¶ 15 The trial court found no “pattern of racial presence [sic] or exclusion,” noting that the defense struck five minority jurors while the State struck only two. Additionally, three minority jurors remained on the panel. The trial court did not clearly err in rejecting Hardy's Batson challenges.
B. Guilt phase
1. Sufficiency of the evidence
¶ 16 On the two murder counts, the State argued that Hardy was guilty of both premeditated and felony murder. At the close of the State's case in chief, Hardy moved for a judgment of acquittal on the kidnapping and burglary charges, which also served as the predicate offenses for the felony murder theory. He also moved for a judgment of acquittal on felony murder, arguing that the State failed to prove that he committed the shootings to further the kidnapping or burglary. Hardy argues that the trial court erred in denying those motions.
¶ 17 A judgment of acquittal is appropriate “if there is no substantial evidence to warrant a conviction.” Ariz. R.Crim. P. 20(a); see State v. West, 226 Ariz. 559, 561 ¶ 8, 562 ¶ 14, 250 P.3d 1188, 1190, 1191 (2011). “Substantial evidence is that which reasonable persons could accept as sufficient to support a guilty verdict beyond a reasonable doubt.” State v. Davolt, 207 Ariz. 191, 212 ¶ 87, 84 P.3d 456, 477 (2004). We review the denial of a motion for a judgment of acquittal de novo, viewing the evidence in the light most favorable to sustaining the verdict. West, 226 Ariz. at 562 ¶ 15, 250 P.3d at 1191.
¶ 18 “A person commits kidnapping by knowingly restraining another person with the intent to ... aid in the commission of a felony.” A.R.S. § 13–1304(A)(3). “ ‘Restrain’ means to restrict a person's movements without consent, without legal authority, and in a manner [that] interferes substantially with such person's liberty, by ... moving such person from one place to another.... Restraint is without consent if it is accomplished by [ ] [p]hysical force, intimidation or deception.” A.R.S. § 13–1301(2).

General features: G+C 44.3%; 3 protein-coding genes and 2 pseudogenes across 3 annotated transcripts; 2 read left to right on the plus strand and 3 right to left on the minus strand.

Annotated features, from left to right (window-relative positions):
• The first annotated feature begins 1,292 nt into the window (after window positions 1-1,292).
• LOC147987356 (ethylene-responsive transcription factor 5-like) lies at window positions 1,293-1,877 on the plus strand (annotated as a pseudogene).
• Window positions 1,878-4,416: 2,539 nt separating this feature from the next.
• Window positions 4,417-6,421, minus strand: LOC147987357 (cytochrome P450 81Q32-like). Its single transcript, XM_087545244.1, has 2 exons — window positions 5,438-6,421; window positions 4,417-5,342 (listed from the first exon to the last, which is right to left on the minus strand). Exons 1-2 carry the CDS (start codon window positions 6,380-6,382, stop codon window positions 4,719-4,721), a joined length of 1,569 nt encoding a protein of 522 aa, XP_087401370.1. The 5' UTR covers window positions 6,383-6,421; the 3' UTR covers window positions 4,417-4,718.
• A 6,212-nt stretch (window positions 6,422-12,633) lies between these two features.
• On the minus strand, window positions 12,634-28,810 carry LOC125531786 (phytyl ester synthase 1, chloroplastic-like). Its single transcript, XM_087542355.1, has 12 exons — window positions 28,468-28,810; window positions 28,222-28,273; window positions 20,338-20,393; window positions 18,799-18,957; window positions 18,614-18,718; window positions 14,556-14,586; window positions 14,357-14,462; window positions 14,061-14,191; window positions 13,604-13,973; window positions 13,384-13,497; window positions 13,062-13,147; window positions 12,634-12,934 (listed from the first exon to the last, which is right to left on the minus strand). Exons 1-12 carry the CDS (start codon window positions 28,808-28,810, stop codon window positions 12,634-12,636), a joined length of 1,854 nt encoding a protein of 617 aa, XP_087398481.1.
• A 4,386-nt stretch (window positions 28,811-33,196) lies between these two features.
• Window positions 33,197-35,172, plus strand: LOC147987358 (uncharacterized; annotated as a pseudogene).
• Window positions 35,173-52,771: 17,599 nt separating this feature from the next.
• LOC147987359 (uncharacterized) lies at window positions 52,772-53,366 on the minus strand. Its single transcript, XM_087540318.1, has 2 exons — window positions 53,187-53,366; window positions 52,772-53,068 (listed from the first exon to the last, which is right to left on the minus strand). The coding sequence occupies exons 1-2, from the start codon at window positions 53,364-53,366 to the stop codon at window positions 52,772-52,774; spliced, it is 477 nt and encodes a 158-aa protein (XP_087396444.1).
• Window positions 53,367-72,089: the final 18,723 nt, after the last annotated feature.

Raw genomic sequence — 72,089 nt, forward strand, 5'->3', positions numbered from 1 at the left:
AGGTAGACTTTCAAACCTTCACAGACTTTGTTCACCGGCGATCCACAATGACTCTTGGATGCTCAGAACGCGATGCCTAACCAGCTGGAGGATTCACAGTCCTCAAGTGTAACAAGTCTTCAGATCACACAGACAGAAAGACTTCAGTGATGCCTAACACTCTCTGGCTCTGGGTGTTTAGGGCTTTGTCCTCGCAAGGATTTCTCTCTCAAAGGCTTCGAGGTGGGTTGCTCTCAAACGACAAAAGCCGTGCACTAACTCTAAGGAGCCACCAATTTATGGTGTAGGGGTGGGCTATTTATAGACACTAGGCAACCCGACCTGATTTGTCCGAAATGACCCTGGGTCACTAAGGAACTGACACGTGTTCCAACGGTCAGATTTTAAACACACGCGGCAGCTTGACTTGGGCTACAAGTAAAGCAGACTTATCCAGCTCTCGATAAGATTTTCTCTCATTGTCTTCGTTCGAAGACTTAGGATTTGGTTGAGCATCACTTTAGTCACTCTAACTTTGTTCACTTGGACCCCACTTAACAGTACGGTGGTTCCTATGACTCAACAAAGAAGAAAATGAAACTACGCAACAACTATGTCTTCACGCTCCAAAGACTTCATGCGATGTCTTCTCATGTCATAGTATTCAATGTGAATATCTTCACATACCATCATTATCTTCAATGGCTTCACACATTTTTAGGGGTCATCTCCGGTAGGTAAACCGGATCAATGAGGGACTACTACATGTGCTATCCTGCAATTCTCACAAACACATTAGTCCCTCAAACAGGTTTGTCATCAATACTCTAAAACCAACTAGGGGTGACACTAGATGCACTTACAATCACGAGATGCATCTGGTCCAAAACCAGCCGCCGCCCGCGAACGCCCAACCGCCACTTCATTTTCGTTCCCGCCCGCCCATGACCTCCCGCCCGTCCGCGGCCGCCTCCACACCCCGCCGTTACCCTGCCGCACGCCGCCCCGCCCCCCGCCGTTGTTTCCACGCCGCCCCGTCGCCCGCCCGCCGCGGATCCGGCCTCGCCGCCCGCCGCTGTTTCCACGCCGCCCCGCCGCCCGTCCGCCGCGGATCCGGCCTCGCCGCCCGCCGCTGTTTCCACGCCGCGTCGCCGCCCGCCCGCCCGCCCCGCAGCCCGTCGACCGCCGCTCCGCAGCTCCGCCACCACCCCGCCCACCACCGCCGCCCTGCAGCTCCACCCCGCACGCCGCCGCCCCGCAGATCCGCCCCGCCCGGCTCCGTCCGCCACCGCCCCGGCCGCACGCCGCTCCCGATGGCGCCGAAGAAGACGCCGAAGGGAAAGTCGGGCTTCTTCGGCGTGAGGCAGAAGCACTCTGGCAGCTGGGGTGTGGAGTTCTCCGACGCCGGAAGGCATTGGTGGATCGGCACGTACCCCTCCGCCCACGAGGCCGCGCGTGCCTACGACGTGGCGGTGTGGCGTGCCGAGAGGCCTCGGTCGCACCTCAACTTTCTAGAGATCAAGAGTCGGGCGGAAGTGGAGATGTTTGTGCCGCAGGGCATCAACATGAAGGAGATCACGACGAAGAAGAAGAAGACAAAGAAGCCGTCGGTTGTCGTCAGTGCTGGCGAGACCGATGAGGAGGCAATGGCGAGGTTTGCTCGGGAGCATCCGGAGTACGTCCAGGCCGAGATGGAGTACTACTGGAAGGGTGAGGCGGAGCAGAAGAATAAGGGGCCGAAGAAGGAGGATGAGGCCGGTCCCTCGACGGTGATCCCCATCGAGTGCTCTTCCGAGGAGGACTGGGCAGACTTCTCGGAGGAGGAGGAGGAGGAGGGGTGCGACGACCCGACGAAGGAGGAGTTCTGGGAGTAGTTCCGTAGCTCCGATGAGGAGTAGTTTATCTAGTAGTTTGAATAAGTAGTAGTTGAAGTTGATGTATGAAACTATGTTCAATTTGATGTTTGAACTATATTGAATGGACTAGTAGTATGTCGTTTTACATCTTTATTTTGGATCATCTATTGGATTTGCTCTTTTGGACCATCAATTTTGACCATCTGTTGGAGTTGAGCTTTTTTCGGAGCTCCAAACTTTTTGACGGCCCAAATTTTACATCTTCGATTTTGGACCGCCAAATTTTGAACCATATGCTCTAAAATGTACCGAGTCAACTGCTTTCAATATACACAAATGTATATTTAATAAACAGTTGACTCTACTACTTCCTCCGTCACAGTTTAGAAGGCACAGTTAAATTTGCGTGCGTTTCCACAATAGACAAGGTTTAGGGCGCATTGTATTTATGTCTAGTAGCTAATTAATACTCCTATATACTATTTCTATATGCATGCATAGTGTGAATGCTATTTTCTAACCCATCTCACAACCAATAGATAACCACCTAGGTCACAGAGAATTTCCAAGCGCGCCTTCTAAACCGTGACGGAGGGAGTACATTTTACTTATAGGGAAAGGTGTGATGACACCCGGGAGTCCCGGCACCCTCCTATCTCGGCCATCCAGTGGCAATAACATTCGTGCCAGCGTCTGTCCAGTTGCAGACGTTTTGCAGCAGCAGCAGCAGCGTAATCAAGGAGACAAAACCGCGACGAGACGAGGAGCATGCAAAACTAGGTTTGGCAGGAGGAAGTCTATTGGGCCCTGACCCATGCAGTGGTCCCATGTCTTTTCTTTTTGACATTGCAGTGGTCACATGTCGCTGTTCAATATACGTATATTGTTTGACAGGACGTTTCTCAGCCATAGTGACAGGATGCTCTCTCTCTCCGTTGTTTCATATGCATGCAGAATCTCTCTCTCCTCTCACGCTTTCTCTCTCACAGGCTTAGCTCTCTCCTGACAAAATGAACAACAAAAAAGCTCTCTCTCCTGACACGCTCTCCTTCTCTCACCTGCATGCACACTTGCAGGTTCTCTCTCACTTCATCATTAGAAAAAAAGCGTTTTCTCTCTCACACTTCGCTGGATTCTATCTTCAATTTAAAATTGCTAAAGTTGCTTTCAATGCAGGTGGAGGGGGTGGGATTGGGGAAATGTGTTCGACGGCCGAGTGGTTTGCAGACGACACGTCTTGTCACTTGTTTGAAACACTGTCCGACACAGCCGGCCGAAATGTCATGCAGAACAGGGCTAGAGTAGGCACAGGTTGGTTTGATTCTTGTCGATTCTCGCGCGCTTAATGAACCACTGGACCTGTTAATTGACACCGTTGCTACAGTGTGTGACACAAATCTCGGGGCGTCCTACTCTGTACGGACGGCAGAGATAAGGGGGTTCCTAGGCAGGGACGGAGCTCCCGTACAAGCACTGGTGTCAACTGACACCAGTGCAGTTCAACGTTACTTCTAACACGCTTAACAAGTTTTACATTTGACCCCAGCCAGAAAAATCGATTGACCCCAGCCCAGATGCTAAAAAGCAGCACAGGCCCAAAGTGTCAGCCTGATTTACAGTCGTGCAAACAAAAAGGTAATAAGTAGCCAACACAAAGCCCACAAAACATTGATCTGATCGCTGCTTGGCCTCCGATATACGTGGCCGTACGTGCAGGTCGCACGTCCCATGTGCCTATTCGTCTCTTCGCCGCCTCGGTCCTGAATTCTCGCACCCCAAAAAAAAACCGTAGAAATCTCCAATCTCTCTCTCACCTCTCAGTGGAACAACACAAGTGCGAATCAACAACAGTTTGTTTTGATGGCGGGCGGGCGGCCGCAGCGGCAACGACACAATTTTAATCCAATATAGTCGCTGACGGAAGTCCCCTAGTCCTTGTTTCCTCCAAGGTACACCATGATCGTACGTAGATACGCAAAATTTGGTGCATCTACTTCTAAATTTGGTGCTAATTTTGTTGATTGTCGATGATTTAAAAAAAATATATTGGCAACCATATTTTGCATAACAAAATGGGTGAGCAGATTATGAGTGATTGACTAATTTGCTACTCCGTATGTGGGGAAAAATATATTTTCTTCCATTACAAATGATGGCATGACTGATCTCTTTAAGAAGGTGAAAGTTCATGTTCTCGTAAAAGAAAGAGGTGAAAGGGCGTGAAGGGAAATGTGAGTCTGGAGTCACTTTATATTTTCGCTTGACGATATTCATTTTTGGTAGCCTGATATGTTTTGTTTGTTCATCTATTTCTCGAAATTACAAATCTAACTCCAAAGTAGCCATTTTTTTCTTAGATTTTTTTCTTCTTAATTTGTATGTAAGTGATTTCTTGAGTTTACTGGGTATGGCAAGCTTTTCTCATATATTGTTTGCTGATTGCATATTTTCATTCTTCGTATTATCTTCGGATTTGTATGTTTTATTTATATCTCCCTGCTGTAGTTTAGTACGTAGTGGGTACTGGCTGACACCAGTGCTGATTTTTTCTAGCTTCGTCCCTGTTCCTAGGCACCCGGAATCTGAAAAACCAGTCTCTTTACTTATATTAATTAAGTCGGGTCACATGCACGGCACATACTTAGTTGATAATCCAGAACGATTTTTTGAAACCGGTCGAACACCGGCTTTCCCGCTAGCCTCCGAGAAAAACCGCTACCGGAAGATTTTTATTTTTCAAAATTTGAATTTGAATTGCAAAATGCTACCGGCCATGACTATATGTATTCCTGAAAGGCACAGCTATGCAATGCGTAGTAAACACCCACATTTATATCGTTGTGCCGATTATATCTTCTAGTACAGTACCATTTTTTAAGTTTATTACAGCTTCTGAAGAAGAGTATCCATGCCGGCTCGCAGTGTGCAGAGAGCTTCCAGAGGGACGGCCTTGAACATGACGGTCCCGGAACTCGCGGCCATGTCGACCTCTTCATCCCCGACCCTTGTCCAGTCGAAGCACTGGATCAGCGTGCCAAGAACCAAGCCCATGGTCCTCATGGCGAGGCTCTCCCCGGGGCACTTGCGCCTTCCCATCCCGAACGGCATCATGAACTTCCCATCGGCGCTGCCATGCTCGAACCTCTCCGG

¶ 19 The record reflects substantial evidence that Hardy knowingly restrained Meleigha. She testified that Hardy “just appeared” from behind her while she was using a vending machine. He grabbed her by the back of her neck and arm, and she “just started going upstairs” because he was holding her firmly enough to direct her movement. He took her “up to [her] apartment” and “pushed [her] in the living room and just started walking back to the bedrooms.” The jury saw photographs of bruises on Meleigha's neck and arms that she testified were caused by Hardy. The jury also heard an audio recording of Meleigha's 911 call, in which she told the operator, “He got me when I was down there, and he made me go up.... He had the gun to my back.” The operator asked, “So did he like physically grab you,” and Meleigha responded, “Yes, he grabbed me.”
¶ 20 The evidence further established that Hardy restrained Meleigha with the intent to aid his commission of a felony, that is, to injure or kill Tiffany and Don. Hardy searched for Tiffany before the murders, and told a bartender he could “kill them both.” After speaking to Don on the telephone, Hardy retrieved his gun from his son before going to Meleigha's apartment. He took the gun into the apartment and shot the victims several times. Viewed in the light most favorable to sustaining the verdict, the record reflects sufficient evidence to support the kidnapping conviction.
b. First degree burglary
¶ 21 A person commits burglary in the first degree by “entering or remaining unlawfully in ... a residential structure with the intent to commit ... any felony therein,” and “knowingly possess[ing] ... a deadly weapon ... in the course of committing any theft or any felony.” A.R.S. §§ 13–1507 to 1508.